Role of Hydration in Contrast-Induced Nephropathy in Patients Who Underwent Primary Percutaneous Coronary Intervention.
Am J Cardiol. 2015 Feb 12;
Authors: Jurado-Román A, Hernández-Hernández F, García-Tejada J, Granda-Nistal C, Molina J, Velázquez M, Albarrán A, Tascón J
To investigate the role of hydration to prevent contrast-induced nephropathy (CIN) in patients with ST-segment elevation myocardial infarction (STEMI) who underwent primary percutaneous coronary intervention (PPCI), we prospectively included 408 consecutive patients who were randomly assigned to receive either hydration with isotonic saline (1 ml/kg/h since the beginning of the procedure and for 24 hours after it: NS+ group) or not (NS- group). All patients received an iso-osmolar nonionic contrast medium. The primary end point was the development of CIN: ≥25% or ≥0.5 mg/dl increase in serum creatinine within 3 days after the procedure. CIN was observed in 14% of patients: 21% in the NS- group and 11% in the NS+ group (p = 0.016). CIN was significantly associated with death (15.2% vs 2.8%; p <0.0001) and need for dialysis (13.4% vs 0%; p <0.0001). In multivariate analysis, the only predictors of CIN were hydration (OR = 0.29 [0.14 to 0.66]; p = 0.003) and the hemoglobin before the procedure (OR = 0.69 [0.59 to 0.88]; p <0.0001). In conclusion, intravenous saline hydration during PPCI reduced the risk of CIN to 48%. Patients with CIN had increased mortality and need for dialysis. Given the higher incidence of CIN in emergent procedures, and its morbidity and mortality, preventive hydration should be mandatory in them unless contraindicated.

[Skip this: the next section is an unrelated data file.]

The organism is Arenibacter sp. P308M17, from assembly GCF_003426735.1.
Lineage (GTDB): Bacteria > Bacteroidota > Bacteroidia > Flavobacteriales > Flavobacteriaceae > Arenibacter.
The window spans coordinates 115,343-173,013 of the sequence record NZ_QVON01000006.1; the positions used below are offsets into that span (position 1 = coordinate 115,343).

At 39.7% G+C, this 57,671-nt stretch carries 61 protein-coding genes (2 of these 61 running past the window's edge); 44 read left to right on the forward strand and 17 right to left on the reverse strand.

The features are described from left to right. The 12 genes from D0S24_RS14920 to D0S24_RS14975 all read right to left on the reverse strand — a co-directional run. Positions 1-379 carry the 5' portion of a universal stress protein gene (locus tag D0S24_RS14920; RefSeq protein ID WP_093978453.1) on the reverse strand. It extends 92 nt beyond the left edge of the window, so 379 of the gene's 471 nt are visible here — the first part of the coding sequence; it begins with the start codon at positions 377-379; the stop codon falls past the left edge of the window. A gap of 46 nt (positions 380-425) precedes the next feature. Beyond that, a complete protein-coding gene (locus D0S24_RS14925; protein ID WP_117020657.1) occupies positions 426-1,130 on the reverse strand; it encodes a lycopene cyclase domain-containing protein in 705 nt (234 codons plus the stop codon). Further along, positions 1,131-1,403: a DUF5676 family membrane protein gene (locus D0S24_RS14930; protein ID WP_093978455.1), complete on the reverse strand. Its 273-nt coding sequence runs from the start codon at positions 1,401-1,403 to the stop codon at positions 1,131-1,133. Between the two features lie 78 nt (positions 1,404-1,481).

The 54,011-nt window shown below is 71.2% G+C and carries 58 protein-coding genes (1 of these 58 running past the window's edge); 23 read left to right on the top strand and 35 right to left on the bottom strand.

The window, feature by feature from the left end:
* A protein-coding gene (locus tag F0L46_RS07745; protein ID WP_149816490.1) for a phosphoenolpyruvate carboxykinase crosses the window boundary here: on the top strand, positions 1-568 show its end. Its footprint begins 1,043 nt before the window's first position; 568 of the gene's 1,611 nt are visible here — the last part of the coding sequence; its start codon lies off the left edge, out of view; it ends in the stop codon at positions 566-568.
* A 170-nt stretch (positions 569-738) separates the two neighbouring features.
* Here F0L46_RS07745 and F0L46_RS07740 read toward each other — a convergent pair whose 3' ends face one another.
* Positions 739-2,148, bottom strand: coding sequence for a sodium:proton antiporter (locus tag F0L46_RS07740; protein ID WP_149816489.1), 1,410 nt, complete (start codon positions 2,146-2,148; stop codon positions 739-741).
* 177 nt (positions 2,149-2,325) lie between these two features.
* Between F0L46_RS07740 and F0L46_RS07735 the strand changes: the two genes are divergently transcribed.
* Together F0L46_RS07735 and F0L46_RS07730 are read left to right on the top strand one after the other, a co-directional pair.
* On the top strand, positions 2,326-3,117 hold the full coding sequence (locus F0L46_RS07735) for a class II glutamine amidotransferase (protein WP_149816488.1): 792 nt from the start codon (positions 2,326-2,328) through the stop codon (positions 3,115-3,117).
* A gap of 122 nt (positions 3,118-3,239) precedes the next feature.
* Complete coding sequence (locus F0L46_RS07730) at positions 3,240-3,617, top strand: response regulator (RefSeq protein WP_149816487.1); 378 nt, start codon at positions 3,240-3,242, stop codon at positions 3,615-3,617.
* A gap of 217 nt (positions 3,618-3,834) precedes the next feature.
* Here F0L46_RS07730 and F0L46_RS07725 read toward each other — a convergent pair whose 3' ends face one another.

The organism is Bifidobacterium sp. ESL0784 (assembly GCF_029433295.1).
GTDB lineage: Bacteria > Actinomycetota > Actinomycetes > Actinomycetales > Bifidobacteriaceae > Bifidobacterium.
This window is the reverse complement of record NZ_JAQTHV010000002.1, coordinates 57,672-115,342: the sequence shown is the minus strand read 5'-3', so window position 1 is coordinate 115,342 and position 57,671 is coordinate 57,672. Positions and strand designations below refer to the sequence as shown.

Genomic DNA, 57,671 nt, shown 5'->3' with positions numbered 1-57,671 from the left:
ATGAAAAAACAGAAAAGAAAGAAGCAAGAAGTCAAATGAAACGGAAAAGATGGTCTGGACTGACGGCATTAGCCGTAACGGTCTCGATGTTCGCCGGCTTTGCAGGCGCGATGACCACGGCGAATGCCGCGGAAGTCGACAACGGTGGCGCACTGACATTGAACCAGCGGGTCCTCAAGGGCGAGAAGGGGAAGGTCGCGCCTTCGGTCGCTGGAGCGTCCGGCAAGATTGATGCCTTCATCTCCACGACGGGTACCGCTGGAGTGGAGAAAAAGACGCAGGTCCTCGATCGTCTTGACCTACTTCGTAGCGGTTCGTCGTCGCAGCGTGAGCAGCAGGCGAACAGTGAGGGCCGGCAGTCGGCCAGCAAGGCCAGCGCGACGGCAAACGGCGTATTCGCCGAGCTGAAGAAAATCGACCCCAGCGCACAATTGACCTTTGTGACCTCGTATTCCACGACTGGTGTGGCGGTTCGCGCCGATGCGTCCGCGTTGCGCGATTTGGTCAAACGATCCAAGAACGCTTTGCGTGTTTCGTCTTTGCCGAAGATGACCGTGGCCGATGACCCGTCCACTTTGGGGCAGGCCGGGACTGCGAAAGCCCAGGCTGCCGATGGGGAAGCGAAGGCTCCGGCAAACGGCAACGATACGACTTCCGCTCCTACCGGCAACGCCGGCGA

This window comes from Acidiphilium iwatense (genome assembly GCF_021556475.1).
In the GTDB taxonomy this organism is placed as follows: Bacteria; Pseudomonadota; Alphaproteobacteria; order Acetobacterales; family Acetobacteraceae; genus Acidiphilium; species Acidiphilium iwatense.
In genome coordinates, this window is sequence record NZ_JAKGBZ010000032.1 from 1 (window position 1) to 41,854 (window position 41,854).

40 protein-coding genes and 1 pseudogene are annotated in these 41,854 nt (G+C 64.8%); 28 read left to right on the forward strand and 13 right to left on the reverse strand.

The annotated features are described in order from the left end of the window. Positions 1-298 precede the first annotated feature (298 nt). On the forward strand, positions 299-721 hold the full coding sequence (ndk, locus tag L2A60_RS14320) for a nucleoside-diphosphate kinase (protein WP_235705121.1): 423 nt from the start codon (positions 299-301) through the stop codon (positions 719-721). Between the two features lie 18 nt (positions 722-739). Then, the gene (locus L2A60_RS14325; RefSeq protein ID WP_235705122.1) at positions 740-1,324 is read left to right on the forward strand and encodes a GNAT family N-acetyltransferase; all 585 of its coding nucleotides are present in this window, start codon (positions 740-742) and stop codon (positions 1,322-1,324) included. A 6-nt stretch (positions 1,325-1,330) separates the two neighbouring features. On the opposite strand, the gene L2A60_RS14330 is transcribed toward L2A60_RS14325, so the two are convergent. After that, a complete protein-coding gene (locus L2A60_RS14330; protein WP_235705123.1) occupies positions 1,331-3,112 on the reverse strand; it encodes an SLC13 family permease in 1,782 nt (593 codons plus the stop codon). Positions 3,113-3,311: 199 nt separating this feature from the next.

PMID: 25759106 [PubMed - as supplied by publisher]